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Wayne State to launch child-focused obesity center funded by $5.7 million NIH grant
DETROIT—While obesity is a growing problem with Americans, it is significantly higher among African Americans, particularly in children and adolescents. To date, there have been few studies of interventions designed to prevent or treat obesity among this target population, and those that have been constructed largely have failed.
A team of researchers at Wayne State University have set out to change this, with the support of a five-year, $5.7 million grant from the National Heart, Lung and Blood Institute and the Eunice Kennedy Shriver National Institute of Child Health & Human Development, both of the National Institutes of Health. The project, “Interventionist Procedures for Adherence to Weight Loss Recommendations in Black Adolescents,” will bring together a multidisciplinary team of researchers in adolescent health behavior change, motivation and learning and provider-family interactions within urban populations.
The obesity center will be led by Sylvie Naar-King, Ph.D., associate professor of pediatrics in WSU’s School of Medicine and resident of Clawson, and K-L Catherine Jen, Ph.D., professor and chair of nutrition and food science in WSU’s College of Liberal Arts and Sciences and resident of Bloomfield Hills. Collaborators from the Medical University of South Carolina, as well as nine departments and institutes at Wayne State University, will be involved in the project.
According to Naar-King, this intervention project has three components: strategies to increase extrinsic motivation; strategies to increase intrinsic motivation; and skills development. Primary skills of parental monitoring of the adolescent’s eating and exercise will be key, as will self-monitoring of eating and exercising, managing hunger and cravings, and portion control. “What we are doing is specifying what needs to happen to actually learn and use skills,” said Naar-King. “By increasing intrinsic and extrinsic motivation through various methods, participants will develop and practice skills in the context in which they occur. An example is having a community health worker present at meal times to help the family measure food portions.”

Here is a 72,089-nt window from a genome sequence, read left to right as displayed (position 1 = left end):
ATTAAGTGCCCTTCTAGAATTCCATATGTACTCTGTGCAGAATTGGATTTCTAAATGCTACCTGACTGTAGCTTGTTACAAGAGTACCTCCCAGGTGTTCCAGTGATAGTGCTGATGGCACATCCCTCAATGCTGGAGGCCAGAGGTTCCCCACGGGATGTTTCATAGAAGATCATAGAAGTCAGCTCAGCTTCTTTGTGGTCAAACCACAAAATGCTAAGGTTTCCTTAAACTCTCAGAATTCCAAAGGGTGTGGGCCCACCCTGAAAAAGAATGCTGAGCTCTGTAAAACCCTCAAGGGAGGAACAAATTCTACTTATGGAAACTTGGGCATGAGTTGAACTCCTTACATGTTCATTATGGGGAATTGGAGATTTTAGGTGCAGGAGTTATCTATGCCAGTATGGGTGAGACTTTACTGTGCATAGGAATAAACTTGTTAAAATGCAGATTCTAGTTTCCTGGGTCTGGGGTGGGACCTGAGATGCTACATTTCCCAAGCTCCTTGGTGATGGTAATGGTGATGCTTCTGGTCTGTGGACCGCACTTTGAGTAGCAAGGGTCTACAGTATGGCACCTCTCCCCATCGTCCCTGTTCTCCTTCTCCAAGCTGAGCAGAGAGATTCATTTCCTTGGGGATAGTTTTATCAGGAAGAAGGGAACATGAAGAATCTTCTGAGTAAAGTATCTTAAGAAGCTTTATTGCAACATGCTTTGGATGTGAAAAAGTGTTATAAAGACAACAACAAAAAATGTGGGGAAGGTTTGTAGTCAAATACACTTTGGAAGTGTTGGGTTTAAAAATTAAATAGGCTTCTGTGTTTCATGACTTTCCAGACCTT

This multistage trial will guide adolescents and their families through various sets of treatment options. Through these phases, the participants will learn and practice skills that will help them adhere to weight loss strategies through healthier eating options and improved exercise programs.
“When it comes to obesity prevention and treatment, it is not one-size-fits-all,” said Jen. “Hence it is important to provide options to adolescents in order to identify the optimal strategy.”
Recruitment of family participants will begin in early 2010 and will involve 58 families. The second phase will include 200 families to be recruited in late 2010. Participants will be recruited from Children’s Hospital of Michigan (CHM) Adolescent Medicine Clinic and General Pediatrics Clinic, the new Health and Fitness Clinic at CHM Pediatrics, Endocrinology Clinic, school health clinics and various community centers and local health fairs.
Media contact: Julie O'Connor, email@example.com
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Wayne State University is one of the nation’s pre-eminent public research universities in an urban setting. Through its multidisciplinary approach to research and education, and its ongoing collaboration with government, industry and other institutions, the university seeks to enhance economic growth and improve the quality of life in the city of Detroit, state of Michigan and throughout the world. For more information about research at Wayne State University, visit www.research.wayne.edu.